Monthly Archives: July 2012

INDONESIA: Poor Health Care Deadly for Children

JAKARTA, 30 July 2012 (IRIN) – Poor knowledge of basic healthcare and lack of sanitation are contributing to the high number of deaths among children under the age of five in Indonesia. Among poorer households child deaths are more than three times higher than in richer ones.

According to Countdown 2015, a global collaboration to achieve health-related Millennium Development Goals, 151,000 Indonesian children died in 2010 before they reached the age of five – 35 out of every 1,000 live births. To reach the target of reducing child deaths by two-thirds of the 1990 death rate, seven more children out of every 1,000 births need to survive.

Causes of children under five years dying in 2010 included pneumonia, which accounted for 14 percent of deaths, preterm births caused 21 percent, injuries 6 percent, and measles and diarrhoea 5 percent each, according to the World Health Organization (WHO). The agency noted that 48 percent of children’s deaths took place in their first 28 days of life.

“Poor nutrition and lack of clean water are important contributors to child mortality in Indonesia,” said Isni Ahmad, a spokeswoman for the NGO, Plan International, in Indonesia.

“Efforts to prevent death from diarrhoea or to reduce the burden of diseases will fail unless people have access to safe drinking water and basic sanitation,” she told IRIN.

The 2010 Indonesia Health Profile revealed that 80 percent of the population were using clean water sources, but only 52 percent used hygienic, or “safe”, sanitation facilities.

The Indonesian Health Ministry says only around 12 percent of children aged between 5 and 14 wash their hands with soap after defecating, while 14 percent do so before eating. Improving the skills of health workers, especially those at community health clinics, is key to reducing child mortality.

A study by WHO noted in 2007 that diarrhoea cases could be reduced by 32 percent if more people practiced basic sanitation, 45 percent washed their hands with soap, and 39 percent treated household water. The government adopted a child illness management policy that focuses on disease prevention in addition to treatment.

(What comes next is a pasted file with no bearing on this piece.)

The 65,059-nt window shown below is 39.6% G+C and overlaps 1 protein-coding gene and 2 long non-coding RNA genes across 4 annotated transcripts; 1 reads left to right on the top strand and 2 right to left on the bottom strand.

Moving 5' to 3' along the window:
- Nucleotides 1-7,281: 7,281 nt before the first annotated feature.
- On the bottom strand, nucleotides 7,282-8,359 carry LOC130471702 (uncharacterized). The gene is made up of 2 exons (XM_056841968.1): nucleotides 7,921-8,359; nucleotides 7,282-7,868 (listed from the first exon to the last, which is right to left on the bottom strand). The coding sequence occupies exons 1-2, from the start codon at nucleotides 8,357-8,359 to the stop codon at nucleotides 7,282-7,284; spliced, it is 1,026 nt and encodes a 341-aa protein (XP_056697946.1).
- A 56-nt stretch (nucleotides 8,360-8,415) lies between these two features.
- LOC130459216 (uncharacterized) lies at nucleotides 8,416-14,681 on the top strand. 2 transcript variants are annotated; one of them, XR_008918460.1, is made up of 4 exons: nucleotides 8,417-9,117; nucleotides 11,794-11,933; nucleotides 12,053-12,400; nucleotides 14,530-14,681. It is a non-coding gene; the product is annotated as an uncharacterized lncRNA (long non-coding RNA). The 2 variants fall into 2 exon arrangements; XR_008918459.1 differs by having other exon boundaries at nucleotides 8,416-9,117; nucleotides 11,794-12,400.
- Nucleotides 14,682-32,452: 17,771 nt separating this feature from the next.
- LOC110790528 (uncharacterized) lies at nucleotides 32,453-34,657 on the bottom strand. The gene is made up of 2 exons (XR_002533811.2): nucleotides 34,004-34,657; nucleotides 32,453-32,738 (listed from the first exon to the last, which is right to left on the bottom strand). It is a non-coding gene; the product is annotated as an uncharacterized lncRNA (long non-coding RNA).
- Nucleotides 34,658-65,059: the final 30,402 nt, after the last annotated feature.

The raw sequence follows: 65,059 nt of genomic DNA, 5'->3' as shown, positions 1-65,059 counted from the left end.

Volunteers trained by local health departments organized monthly check-ups for mothers and children at more than 260,000 community health posts, but a perceived lack of support and waning volunteer interest have led to a decline in these services.

Plan Indonesia is working in 10 of the country’s 33 provinces where infant and maternal mortality rates are high by providing clean water, helping children access quality health services, and educating parents about child rearing, including nutrition.

Improved health policy and legislation, a renewed focus on reducing malnutrition, improved coverage of key maternal and child health services, such as antenatal care and control of common childhood illnesses; are all contributing to reductions in overall mortality, said the UN Children’s Fund (UNICEF).

Nuraini Razak, a UNICEF information officer in Jakarta, the capital, said the government is working with UNICEF to expand exclusive breast feeding, community newborn care, vaccinations, complimentary feeding, and access to clean water and sanitation.

[Courtesy of IRIN News]

HIV/AIDS:Mother-to-Child HIV Rates have Fallen 25% Globally

Fewer babies are being born HIV-positive, but treatment for the more than three million children living with HIV remains under-researched and underfunded. As part of efforts to boost access to paediatric HIV treatment, researchers are getting creative, moving to better pills, kid-friendly treatment “sprinkles”, micro-tabs and even medicine-dispensing pacifiers.

Ahead of the International AIDS Conference, Indian generic drug manufacturer Cipla announced that it would partner with the Drugs for Neglected Diseases initiative (DNDi), a not-for-profit research and development organization, to produce an improved first-line antiretroviral (ARV) combination therapy specifically adapted for infants and toddlers living with HIV. The partnership is just one of the developments in paediatric treatment highlighted at the 19th International AIDS Conference in Washington DC.